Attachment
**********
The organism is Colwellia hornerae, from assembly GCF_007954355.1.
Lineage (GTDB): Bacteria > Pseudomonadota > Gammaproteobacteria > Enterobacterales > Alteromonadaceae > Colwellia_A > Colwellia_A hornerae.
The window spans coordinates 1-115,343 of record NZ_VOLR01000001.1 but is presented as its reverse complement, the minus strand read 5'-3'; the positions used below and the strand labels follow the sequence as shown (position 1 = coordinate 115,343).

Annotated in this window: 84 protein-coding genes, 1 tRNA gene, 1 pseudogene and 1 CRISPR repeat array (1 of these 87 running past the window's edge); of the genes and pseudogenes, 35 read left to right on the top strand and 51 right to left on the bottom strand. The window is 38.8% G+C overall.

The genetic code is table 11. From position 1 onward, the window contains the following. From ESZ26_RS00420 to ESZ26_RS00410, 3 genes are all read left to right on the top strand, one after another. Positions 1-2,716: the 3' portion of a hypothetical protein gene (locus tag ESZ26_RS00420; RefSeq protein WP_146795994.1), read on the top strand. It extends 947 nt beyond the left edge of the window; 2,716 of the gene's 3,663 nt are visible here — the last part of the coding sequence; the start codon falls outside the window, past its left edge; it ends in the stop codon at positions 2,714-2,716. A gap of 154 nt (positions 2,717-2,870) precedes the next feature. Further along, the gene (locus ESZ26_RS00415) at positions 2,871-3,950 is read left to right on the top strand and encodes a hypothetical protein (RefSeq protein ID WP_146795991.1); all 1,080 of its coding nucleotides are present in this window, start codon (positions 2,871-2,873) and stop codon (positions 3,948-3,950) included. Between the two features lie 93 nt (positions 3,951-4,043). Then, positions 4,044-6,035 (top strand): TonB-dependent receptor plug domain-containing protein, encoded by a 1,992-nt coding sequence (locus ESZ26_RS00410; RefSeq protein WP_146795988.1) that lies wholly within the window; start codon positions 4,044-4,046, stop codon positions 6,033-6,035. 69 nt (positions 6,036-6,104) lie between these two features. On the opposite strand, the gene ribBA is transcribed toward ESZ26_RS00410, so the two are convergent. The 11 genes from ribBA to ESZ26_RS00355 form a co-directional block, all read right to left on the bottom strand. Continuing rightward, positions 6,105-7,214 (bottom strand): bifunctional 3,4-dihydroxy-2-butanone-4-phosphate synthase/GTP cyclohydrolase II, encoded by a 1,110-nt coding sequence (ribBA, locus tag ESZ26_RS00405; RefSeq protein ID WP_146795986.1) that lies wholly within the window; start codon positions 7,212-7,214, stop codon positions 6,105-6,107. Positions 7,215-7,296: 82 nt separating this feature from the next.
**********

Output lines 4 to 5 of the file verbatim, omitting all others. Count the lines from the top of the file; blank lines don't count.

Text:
Annotated in this window: 84 protein-coding genes, 1 tRNA gene, 1 pseudogene and 1 CRISPR repeat array (1 of these 87 running past the window's edge); of the genes and pseudogenes, 35 read left to right on the top strand and 51 right to left on the bottom strand. The window is 38.8% G+C overall.

The genetic code is table 11. From position 1 onward, the window contains the following. From ESZ26_RS00420 to ESZ26_RS00410, 3 genes are all read left to right on the top strand, one after another. Positions 1-2,716: the 3' portion of a hypothetical protein gene (locus tag ESZ26_RS00420; RefSeq protein WP_146795994.1), read on the top strand. It extends 947 nt beyond the left edge of the window; 2,716 of the gene's 3,663 nt are visible here — the last part of the coding sequence; the start codon falls outside the window, past its left edge; it ends in the stop codon at positions 2,714-2,716. A gap of 154 nt (positions 2,717-2,870) precedes the next feature. Further along, the gene (locus ESZ26_RS00415) at positions 2,871-3,950 is read left to right on the top strand and encodes a hypothetical protein (RefSeq protein ID WP_146795991.1); all 1,080 of its coding nucleotides are present in this window, start codon (positions 2,871-2,873) and stop codon (positions 3,948-3,950) included. Between the two features lie 93 nt (positions 3,951-4,043). Then, positions 4,044-6,035 (top strand): TonB-dependent receptor plug domain-containing protein, encoded by a 1,992-nt coding sequence (locus ESZ26_RS00410; RefSeq protein WP_146795988.1) that lies wholly within the window; start codon positions 4,044-4,046, stop codon positions 6,033-6,035. 69 nt (positions 6,036-6,104) lie between these two features. On the opposite strand, the gene ribBA is transcribed toward ESZ26_RS00410, so the two are convergent. The 11 genes from ribBA to ESZ26_RS00355 form a co-directional block, all read right to left on the bottom strand. Continuing rightward, positions 6,105-7,214 (bottom strand): bifunctional 3,4-dihydroxy-2-butanone-4-phosphate synthase/GTP cyclohydrolase II, encoded by a 1,110-nt coding sequence (ribBA, locus tag ESZ26_RS00405; RefSeq protein ID WP_146795986.1) that lies wholly within the window; start codon positions 7,212-7,214, stop codon positions 6,105-6,107. Positions 7,215-7,296: 82 nt separating this feature from the next.